The Times: "covers, in unflinching detail, the conflict from the defeat of the Russian Army by Chechen rebels between 1994 and 1996 through to the continuing efforts to quell sedition in a place of huge strategic importance for the flow of oil."
This extensively revised paperback edition explores at first-hand the extraordinary defeat of the Russian army in Chechnya and provides essential reading for all those concerned with current developments in the Caucasus. It puts one of the most savage wars of recent years into the context of the predominantly Moslem North Caucasus region. Fierce resistance meant that Russia took almost three centuries to conquer this mountainous area. And it remains the most turbulent and strategic part of the Russian Federation - an ethnic and geopolitical tinderbox criss-crossed by billion-dollar oil pipelines serving the vast new riches of the Caspian Sea. Using exclusive eyewitness material from his frontline reporting, Smith shows how the Kremlin (which had hoped for a quick, sharp offensive against rebel leader Dzhokhar Dudayev) blundered into a war and then lost against the Chechen guerilla army, despite brutal levels of bombing. Moving beyond Chechnya, Smith examines the rest of the North Caucasus, where around 40 other tiny ethnic groups struggle to preserve their identities.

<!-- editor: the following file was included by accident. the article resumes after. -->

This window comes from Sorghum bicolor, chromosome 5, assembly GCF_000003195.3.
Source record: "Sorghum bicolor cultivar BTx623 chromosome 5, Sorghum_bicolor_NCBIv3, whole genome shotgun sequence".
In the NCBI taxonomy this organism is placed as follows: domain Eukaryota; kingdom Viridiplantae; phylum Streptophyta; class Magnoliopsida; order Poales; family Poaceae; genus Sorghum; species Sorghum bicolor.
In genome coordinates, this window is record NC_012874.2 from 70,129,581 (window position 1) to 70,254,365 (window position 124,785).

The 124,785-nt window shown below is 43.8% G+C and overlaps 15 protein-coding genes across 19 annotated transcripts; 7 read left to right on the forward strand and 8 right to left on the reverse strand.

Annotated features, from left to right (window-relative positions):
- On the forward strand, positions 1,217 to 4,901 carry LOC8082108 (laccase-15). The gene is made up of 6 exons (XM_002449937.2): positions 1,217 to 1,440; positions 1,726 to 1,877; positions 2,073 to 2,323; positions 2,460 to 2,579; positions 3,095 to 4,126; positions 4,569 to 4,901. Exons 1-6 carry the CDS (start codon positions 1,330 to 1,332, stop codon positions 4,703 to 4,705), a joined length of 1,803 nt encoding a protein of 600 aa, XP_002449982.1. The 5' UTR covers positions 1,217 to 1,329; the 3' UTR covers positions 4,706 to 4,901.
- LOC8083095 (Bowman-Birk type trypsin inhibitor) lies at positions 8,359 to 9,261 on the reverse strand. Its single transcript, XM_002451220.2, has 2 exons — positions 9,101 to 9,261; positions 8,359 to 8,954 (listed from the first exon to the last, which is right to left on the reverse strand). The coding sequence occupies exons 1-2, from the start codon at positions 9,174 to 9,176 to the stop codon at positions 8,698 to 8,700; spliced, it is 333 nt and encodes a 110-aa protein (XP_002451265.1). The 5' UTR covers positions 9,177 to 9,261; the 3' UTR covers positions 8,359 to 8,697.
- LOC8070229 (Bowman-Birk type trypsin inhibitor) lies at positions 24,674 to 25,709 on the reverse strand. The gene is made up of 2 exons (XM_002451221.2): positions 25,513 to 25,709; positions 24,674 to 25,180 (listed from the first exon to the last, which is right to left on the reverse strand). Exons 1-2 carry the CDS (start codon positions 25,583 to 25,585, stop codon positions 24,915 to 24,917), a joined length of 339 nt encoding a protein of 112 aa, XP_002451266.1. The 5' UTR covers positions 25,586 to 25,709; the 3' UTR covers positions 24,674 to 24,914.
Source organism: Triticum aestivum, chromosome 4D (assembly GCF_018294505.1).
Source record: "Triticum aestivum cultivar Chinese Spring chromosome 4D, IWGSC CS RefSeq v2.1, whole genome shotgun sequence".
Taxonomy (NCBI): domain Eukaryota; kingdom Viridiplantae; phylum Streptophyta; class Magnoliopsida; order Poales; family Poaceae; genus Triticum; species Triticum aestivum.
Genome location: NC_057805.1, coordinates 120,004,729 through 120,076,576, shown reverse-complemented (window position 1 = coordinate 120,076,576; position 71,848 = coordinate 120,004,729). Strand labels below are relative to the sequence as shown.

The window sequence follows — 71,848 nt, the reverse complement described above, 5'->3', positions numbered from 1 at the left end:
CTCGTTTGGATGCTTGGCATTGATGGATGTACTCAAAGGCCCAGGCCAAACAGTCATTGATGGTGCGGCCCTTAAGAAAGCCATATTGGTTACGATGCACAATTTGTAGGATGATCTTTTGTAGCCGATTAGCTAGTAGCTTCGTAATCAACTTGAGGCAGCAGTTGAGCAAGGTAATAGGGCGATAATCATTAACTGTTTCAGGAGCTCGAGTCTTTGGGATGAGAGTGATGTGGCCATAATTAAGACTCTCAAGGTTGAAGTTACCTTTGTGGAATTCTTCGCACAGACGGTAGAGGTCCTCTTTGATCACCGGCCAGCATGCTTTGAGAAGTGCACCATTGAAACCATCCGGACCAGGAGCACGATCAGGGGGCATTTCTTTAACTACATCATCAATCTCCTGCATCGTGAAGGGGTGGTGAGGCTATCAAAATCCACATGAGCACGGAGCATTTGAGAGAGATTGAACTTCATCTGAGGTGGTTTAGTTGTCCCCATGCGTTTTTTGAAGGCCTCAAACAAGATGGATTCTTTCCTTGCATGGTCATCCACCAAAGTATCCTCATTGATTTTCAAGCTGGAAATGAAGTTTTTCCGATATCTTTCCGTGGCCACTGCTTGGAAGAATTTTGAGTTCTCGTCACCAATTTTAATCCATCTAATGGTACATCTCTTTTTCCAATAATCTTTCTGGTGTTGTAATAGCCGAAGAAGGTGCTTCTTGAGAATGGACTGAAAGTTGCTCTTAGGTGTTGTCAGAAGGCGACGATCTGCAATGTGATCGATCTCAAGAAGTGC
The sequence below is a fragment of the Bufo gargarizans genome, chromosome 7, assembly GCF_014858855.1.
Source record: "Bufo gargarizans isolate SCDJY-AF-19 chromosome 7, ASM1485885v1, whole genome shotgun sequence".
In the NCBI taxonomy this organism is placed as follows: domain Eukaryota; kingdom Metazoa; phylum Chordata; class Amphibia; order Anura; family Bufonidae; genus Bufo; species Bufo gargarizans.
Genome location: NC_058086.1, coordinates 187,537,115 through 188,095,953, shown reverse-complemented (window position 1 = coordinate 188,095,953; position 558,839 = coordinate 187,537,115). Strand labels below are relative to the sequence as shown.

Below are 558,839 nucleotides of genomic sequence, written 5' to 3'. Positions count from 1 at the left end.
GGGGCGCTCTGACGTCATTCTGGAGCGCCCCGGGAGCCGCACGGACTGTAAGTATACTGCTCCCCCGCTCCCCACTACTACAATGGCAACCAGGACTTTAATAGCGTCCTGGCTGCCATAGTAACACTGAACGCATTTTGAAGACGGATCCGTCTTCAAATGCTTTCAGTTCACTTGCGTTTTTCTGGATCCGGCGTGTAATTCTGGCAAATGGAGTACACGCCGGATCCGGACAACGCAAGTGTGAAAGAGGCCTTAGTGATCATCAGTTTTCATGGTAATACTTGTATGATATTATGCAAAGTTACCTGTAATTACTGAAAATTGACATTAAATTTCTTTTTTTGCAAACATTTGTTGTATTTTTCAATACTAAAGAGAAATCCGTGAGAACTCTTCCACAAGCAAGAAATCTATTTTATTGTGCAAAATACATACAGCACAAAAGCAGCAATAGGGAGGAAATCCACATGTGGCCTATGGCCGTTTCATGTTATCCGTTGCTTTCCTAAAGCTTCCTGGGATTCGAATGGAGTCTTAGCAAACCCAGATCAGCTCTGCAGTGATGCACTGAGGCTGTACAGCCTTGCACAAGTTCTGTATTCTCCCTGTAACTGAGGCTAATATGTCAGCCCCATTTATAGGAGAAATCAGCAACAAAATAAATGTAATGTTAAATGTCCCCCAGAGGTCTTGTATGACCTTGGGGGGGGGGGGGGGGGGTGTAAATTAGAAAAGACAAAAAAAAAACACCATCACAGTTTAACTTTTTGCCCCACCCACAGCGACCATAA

Over the last ten years, minorities such as the Dagestanis, Adygei and Balkars have rebuilt their national cultures, languages and Moslem religion, which both the tsars and the Soviets tried so hard to wipe out. There has been genuine cultural revival, but also violent nationalism, a danger stoked by the rebirth of the Russian Cossack communities and their dreams of empire. Chechnya's conflict may prove only the tip of an iceberg. The stakes in this long-running struggle are high for the north Caucasians, ethnic pride and even survival as distinct peoples; for the Russians, influence over the huge oil resources of the Caspian Sea and territorial integrity of the state. Ultimately, Russia's entire fragile democratic experiment could hang in the balance.
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